Feb. 3, 2020 By Kristen Torres
State Sen. Mike Gianaris has introduced a bill that would ban retail pet stores from selling dogs, cats and rabbits.
The bill, which passed the Domestic Animal Welfare Committee on Monday, aims to put an end to puppy mills, which Gianaris says are inhumane and cruel. Instead, he wants to encourage pet store owners to partner with animal shelters to find homes for rescue pets.
“With so many good animals in need of rescue, there is no need for puppy mills that abuse animals to supply pet stores,” Gianaris said in a statement. “Our four-legged companions should be treated with respect, not like commodities.”
Most animals sold at pet stores come from commercial breeding facilities, which have frequently come under fire for substandard conditions. Gianaris says that many of the animals are from out-of-state puppy mills, where the regulations are very loose. He says that many animals are mistreated and sick.
Gianaris said the animals supplied to stores from these mills often suffer from congenital issues resulting from poor breeding practices.
“Many times these animals have health problems that are not known to the person who purchases the animal,” Gianaris said. “They have to spend thousands and thousands of dollars in health care costs that they had no idea was going to be the case.”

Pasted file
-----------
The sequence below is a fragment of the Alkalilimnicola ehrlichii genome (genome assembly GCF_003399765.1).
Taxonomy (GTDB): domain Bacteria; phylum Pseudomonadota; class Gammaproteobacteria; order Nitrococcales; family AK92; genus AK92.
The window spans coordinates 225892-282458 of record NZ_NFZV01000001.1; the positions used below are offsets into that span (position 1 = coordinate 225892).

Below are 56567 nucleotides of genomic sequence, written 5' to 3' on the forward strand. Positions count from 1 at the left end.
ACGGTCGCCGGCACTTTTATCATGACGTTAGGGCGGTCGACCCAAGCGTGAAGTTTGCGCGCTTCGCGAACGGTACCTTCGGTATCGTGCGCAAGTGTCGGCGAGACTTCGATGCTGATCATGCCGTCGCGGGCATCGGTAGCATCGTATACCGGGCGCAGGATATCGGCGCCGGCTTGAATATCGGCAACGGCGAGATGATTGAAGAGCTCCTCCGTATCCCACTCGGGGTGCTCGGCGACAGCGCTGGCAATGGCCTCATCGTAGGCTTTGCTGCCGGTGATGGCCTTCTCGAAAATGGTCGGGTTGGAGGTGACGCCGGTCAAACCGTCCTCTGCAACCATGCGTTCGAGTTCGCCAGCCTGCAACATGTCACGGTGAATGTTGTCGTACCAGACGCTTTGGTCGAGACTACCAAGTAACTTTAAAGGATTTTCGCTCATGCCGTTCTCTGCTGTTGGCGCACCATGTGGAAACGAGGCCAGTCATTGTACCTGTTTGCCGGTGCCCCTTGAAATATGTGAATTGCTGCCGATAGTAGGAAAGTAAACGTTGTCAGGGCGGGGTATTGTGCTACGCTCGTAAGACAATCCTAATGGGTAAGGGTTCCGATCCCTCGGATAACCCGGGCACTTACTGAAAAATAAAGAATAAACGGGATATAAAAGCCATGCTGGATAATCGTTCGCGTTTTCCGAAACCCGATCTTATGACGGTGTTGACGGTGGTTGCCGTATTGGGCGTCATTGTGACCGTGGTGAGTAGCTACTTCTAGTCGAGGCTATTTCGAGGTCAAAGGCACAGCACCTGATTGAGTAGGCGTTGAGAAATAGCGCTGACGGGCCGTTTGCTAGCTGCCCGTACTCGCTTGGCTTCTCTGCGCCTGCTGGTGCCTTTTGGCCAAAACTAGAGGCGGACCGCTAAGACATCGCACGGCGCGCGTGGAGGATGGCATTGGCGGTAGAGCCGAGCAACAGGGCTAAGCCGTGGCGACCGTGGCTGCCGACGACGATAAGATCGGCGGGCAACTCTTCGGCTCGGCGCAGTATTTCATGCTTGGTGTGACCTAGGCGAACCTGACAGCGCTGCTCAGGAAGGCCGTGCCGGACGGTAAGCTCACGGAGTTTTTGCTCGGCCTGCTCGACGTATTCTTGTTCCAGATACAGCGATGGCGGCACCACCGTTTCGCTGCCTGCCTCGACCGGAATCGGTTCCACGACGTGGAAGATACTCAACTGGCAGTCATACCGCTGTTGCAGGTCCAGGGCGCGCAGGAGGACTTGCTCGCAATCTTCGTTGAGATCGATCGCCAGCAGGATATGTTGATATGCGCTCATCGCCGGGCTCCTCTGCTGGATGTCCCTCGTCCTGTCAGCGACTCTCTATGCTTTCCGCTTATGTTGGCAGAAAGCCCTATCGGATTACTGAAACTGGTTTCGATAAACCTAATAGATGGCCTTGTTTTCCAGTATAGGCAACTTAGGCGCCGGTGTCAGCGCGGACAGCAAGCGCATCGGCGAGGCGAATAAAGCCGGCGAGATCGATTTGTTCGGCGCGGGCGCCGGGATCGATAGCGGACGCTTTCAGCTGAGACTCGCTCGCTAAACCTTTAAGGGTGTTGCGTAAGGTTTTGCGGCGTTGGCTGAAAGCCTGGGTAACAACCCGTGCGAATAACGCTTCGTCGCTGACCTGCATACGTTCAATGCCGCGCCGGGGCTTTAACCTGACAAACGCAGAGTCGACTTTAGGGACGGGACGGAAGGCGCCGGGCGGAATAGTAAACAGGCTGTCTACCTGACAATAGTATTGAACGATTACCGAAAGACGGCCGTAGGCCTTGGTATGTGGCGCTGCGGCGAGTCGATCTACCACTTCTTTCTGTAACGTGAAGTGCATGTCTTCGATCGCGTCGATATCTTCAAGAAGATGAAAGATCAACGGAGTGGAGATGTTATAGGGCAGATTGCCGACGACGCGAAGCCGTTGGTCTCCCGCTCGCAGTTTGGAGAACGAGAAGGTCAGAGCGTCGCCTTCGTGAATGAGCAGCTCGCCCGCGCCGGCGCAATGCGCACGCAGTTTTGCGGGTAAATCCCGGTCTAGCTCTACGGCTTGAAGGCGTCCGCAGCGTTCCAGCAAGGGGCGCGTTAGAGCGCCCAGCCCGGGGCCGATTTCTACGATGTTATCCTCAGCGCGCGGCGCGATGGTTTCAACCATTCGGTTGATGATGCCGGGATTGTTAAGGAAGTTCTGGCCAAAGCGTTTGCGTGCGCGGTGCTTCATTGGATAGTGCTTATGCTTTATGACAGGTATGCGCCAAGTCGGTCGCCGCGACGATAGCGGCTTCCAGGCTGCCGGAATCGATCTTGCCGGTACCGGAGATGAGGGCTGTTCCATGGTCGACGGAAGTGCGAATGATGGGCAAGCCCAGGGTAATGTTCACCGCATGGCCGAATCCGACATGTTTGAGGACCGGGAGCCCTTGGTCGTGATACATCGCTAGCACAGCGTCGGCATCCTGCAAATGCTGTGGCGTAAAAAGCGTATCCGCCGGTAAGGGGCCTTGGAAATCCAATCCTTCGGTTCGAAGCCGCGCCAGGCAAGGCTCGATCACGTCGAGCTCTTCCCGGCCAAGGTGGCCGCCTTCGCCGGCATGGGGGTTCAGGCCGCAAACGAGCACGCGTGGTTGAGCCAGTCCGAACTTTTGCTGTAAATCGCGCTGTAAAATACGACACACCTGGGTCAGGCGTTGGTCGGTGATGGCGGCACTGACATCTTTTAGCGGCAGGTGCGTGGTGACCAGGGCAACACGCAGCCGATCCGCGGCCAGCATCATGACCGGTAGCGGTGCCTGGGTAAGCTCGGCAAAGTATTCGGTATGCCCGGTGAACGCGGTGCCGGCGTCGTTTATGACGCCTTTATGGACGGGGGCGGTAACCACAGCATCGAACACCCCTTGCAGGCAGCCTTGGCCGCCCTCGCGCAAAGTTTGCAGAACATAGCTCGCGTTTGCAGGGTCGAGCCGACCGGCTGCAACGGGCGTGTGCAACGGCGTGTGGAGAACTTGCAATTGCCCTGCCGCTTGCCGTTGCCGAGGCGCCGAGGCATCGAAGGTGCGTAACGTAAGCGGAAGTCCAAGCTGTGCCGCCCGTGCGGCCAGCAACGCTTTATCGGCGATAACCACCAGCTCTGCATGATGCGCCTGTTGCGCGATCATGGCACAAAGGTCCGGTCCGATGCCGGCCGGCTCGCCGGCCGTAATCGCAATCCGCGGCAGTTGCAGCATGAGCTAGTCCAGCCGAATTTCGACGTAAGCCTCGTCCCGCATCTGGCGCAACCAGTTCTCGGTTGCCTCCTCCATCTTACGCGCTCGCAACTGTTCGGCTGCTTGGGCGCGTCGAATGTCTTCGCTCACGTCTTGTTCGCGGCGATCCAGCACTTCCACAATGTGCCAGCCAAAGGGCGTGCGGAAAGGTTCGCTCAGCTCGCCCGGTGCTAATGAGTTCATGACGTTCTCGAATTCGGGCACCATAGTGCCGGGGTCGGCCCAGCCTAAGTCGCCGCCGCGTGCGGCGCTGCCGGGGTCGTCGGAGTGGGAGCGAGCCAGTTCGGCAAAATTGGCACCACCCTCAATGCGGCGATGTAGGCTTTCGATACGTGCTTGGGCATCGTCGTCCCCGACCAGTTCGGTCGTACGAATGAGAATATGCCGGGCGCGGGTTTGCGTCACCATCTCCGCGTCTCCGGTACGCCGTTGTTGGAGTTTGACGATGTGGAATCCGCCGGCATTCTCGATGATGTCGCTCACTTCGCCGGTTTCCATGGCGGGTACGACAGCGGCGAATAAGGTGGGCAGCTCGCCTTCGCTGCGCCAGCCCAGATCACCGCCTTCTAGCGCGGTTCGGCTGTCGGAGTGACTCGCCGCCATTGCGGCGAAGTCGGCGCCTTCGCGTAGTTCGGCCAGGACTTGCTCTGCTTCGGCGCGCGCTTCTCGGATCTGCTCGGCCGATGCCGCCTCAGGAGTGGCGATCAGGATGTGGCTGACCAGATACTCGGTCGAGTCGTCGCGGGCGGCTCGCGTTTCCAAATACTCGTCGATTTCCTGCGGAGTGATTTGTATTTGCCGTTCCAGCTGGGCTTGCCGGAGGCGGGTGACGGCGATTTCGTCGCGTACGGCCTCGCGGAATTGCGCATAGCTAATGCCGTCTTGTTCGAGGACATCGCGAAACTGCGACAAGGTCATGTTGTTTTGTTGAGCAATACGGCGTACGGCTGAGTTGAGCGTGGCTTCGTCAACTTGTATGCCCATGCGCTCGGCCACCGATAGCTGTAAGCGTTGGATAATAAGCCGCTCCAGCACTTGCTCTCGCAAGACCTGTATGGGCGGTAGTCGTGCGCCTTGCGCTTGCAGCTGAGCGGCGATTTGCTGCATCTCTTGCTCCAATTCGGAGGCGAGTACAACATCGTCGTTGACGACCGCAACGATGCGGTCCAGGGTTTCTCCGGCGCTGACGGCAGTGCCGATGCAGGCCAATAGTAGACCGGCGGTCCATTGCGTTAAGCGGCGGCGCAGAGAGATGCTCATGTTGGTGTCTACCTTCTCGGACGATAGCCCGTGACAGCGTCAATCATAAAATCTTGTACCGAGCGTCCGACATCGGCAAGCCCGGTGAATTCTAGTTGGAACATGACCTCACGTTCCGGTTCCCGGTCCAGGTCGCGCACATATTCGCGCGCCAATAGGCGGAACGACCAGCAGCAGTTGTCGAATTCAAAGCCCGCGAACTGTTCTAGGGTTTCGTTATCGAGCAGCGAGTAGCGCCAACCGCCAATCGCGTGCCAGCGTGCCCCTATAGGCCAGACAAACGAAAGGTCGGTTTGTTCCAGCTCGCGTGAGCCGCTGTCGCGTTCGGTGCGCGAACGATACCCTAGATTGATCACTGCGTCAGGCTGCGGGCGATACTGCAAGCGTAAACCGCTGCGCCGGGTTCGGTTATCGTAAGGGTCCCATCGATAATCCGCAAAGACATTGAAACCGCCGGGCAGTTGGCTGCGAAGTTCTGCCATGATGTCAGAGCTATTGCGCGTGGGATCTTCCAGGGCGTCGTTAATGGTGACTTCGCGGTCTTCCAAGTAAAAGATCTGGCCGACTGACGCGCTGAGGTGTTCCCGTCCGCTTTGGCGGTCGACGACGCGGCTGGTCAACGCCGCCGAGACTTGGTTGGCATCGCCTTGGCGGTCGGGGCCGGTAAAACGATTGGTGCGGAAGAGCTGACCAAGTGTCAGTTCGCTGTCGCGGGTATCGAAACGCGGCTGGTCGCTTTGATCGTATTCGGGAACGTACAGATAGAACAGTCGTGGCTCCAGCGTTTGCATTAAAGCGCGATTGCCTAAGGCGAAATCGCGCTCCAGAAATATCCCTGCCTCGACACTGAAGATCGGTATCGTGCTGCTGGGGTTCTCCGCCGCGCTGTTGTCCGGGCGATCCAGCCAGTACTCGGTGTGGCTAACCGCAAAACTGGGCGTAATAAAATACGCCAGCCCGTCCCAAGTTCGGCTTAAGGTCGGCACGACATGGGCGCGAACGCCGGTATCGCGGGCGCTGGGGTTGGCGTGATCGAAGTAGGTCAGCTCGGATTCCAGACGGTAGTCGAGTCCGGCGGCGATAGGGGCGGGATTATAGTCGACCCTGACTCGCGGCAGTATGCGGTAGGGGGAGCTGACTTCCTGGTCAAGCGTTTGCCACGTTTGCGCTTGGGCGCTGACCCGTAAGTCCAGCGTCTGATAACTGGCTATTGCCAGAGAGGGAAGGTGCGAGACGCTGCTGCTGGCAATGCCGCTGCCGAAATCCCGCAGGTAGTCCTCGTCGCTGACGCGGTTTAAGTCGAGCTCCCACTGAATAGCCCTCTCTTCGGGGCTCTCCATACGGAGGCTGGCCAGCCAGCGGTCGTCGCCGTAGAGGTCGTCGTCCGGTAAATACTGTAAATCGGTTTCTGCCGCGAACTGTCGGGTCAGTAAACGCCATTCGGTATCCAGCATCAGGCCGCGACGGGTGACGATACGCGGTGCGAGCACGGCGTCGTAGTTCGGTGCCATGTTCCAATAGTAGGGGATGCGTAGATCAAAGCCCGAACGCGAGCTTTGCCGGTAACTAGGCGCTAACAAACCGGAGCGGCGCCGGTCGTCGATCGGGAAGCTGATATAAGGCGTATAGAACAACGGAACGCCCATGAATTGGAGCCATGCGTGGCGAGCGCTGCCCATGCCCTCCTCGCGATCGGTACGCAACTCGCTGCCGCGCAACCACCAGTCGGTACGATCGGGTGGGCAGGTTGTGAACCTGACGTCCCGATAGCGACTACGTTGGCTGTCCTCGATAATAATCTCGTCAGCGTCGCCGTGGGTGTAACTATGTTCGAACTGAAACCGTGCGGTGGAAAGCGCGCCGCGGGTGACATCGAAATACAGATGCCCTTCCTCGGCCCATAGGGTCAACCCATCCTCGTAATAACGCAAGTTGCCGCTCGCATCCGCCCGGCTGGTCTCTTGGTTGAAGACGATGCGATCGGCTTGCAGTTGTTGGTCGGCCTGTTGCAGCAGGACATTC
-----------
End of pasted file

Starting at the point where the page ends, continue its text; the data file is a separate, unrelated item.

The bill is being championed in the state Assembly by Linda B. Rosenthal, of Manhattan, who says the purpose of the bill is to cut the puppy mill pipeline.
But the bill does have its critics.
The Pet Industry Joint Advisory Council, which represents pet store owners, says the bill is misguided, arguing that responsible pet store owners will suffer and that many purchasers seeking a specific type of breed will go directly to the bad breeders anyway.
“In reality, the bad breeders this legislation targets will go untouched while responsible pet store owners pay the price and will be forced to close their doors and lay off hardworking New Yorkers,” the group said in a statement. “Families who are seeking a specific breed of dog will be driven to unlicensed sources, and could fall victim to unscrupulous sellers.”
The bill sponsors, however, said they hope New Yorkers seeking pets would instead adopt them from animal shelters. The legislation would still allow people to buy dogs or cats directly from breeders.
Animal rights groups have voiced their support for the bill, and said that the legislation is the right course of action to stop cruel practices among breeders.
“Shutting down the puppy mill pipeline will make it much harder for unscrupulous breeders to profit from their unconscionable brutality,” said ASPCA President Matt Bershadker.
New York has one of the highest concentration of pet stores in the country, according to the Humane Society of the United States. If passed, New York will join Maryland, California and more than 290 localities across the nation that have laws banning the sale of dogs, cats and rabbits in pet stores.
The law would affect roughly 80 pet stores that are registered to sell domestic animals in the state.
There are 14 registered pet stores in Queens, including in neighborhoods such as Astoria, Corona, Sunnyside, Flushing, Forest Hills, College Point and Bayside.